Apart from the XC90 T8 plug-in hybrid, Volvo Cars will also bring four more PHEVs in India in the next three years.
In 2017, Volvo announced that all of its new cars will be electrified from 2019, and the company is targeting over 50 percent of its global sales to come from electric and hybrid vehicles. Now, in order to bring itself in line with the brand’s global business model, Volvo Cars India has announced that they will start assembling the XC90 T8 PHEV (plug-in hybrid) locally by the end of 2019. The Swedish luxury car manufacturer is also going to bring four more PHEVs in the country in the next three years.
With the roll out of the XC90 T8 PHEV planned for next year, Volvo will become the first manufacturer to locally assemble a plug-in hybrid luxury/high-end car in the country. The plug-in hybrid version of Volvo’s flagship will be produced at the company’s assembly plant in Bengaluru. The regular D5 version of the XC90 is already being assembled at the very same unit since October 2017.
There’s no doubt that Volvo will be banking heavily on plug-in hybrids in the future, especially in nascent markets likes ours. As the company also points out, plug-in hybrids don’t need any nationwide infrastructure, so they’re economically feasible. At the same time, Volvo provides its customers with two charging stations with every purchase. The general idea behind is to have one installed at your home and the other in your workplace. Also, the company claims that 87 percent of the cars in India have an average commute of 30km in a day. To put that into perspective, the XC90 T8 PHEV has a range of 43km in ‘pure’ electric mode. For most people, a charger at two places will ensure that they can do their daily commute on electric power alone. While over the weekends, there’s always a supercharged 2.0-litre petrol motor in reserve.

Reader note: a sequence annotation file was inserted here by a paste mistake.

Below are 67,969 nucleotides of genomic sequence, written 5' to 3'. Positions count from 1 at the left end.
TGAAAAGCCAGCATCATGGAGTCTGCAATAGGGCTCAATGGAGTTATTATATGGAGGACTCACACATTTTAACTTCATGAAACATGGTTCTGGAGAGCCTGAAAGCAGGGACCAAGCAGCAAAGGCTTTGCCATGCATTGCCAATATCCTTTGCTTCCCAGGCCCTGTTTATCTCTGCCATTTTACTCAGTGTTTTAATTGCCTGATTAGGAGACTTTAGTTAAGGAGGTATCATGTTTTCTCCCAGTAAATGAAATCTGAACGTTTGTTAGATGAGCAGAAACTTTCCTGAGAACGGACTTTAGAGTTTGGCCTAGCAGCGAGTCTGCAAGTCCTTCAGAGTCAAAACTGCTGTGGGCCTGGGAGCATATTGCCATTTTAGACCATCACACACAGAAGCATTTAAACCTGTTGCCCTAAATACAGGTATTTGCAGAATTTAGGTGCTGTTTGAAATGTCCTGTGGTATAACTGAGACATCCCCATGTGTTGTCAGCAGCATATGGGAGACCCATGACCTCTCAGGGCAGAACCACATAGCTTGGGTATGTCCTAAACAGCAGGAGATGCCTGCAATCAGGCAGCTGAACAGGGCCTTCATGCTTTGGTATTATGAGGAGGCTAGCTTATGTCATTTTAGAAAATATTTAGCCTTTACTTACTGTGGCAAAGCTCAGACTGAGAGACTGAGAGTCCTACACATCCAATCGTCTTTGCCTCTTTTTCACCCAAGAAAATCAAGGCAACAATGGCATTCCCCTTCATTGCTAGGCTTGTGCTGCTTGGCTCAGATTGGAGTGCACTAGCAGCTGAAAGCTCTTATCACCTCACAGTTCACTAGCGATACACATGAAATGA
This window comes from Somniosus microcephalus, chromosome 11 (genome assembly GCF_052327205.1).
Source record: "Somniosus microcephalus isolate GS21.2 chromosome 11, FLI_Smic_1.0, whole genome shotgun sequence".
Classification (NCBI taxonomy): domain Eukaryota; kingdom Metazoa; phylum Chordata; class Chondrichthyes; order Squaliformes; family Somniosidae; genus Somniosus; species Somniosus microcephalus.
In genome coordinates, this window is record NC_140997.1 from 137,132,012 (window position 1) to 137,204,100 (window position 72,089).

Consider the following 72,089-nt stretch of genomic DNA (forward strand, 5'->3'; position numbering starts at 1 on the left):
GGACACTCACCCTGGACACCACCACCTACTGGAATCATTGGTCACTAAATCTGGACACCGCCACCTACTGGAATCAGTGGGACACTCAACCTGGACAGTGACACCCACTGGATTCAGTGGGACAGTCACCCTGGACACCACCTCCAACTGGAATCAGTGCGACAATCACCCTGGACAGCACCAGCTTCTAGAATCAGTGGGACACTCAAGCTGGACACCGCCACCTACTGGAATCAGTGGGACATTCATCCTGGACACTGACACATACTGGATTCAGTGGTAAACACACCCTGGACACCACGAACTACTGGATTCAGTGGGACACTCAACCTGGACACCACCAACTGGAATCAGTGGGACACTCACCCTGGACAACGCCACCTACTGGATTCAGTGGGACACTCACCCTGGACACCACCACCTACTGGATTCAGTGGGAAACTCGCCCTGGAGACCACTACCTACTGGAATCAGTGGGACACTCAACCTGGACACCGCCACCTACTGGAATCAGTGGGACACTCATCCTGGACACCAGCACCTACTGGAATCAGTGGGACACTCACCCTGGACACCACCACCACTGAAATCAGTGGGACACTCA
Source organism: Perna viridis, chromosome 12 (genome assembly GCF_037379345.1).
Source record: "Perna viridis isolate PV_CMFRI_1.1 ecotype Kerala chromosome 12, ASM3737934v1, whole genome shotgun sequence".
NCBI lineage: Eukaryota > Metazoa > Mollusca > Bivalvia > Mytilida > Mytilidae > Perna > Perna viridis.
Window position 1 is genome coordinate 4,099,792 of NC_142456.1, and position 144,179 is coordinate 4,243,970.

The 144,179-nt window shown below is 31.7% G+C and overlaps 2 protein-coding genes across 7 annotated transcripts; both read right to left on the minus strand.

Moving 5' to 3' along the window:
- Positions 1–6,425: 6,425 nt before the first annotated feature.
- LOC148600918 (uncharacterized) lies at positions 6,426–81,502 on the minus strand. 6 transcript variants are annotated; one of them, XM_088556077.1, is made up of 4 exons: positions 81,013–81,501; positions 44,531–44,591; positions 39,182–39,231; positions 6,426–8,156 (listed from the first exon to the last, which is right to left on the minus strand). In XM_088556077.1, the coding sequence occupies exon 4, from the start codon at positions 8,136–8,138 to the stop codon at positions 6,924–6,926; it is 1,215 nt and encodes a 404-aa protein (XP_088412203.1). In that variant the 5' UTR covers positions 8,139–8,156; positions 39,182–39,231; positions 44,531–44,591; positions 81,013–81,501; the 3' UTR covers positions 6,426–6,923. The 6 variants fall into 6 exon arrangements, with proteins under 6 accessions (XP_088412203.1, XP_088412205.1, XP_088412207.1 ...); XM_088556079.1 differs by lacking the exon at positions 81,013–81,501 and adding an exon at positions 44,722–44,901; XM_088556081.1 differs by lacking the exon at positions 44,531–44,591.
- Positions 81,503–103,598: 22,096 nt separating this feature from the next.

Volvo’s main challenge, however, will be to increase PHEV awareness among customers of high-end cars. The company already sells the XC90 T8 PHEV here, so product placement of other plug-in hybrids shouldn’t be a problem since Volvo has always been able to price their cars aggressively in our market. Overall, Volvo’s initiative to promote plug-in hybrids in the country should definitely work in its favour in the long run, because while everyone wants to go electric by 2030, PHEVs will serve as the perfect transition between internal-combustion engines and full electric vehicles.